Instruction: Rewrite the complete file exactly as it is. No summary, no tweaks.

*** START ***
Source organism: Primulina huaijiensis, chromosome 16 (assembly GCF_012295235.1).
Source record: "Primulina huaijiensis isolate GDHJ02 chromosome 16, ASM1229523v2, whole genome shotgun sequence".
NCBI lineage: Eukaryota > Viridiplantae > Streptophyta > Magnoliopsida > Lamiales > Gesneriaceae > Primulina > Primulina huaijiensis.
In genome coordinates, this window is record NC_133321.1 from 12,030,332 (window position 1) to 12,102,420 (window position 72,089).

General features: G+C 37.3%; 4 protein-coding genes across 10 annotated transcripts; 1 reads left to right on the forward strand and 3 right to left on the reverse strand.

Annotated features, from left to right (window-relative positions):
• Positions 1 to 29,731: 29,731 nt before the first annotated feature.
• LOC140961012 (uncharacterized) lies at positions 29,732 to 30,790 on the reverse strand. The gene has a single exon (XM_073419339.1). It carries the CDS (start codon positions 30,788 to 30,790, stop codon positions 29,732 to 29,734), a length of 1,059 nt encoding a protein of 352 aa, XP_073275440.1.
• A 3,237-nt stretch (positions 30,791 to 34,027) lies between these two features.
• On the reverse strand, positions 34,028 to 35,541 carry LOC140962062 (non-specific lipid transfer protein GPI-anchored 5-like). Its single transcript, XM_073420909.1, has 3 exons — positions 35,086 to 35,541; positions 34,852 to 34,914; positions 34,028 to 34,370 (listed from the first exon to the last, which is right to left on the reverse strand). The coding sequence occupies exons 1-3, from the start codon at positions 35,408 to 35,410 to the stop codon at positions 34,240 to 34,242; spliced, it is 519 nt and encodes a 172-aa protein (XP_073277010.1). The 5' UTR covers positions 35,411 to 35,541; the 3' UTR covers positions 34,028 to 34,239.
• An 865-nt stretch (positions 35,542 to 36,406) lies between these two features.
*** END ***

Source organism: Primulina huaijiensis, chromosome 16 (assembly GCF_012295235.1).
Source record: "Primulina huaijiensis isolate GDHJ02 chromosome 16, ASM1229523v2, whole genome shotgun sequence".
NCBI lineage: Eukaryota > Viridiplantae > Streptophyta > Magnoliopsida > Lamiales > Gesneriaceae > Primulina > Primulina huaijiensis.
In genome coordinates, this window is record NC_133321.1 from 12,030,332 (window position 1) to 12,102,420 (window position 72,089).

General features: G+C 37.3%; 4 protein-coding genes across 10 annotated transcripts; 1 reads left to right on the forward strand and 3 right to left on the reverse strand.

Annotated features, from left to right (window-relative positions):
• Positions 1 to 29,731: 29,731 nt before the first annotated feature.
• LOC140961012 (uncharacterized) lies at positions 29,732 to 30,790 on the reverse strand. The gene has a single exon (XM_073419339.1). It carries the CDS (start codon positions 30,788 to 30,790, stop codon positions 29,732 to 29,734), a length of 1,059 nt encoding a protein of 352 aa, XP_073275440.1.
• A 3,237-nt stretch (positions 30,791 to 34,027) lies between these two features.
• On the reverse strand, positions 34,028 to 35,541 carry LOC140962062 (non-specific lipid transfer protein GPI-anchored 5-like). Its single transcript, XM_073420909.1, has 3 exons — positions 35,086 to 35,541; positions 34,852 to 34,914; positions 34,028 to 34,370 (listed from the first exon to the last, which is right to left on the reverse strand). The coding sequence occupies exons 1-3, from the start codon at positions 35,408 to 35,410 to the stop codon at positions 34,240 to 34,242; spliced, it is 519 nt and encodes a 172-aa protein (XP_073277010.1). The 5' UTR covers positions 35,411 to 35,541; the 3' UTR covers positions 34,028 to 34,239.
• An 865-nt stretch (positions 35,542 to 36,406) lies between these two features.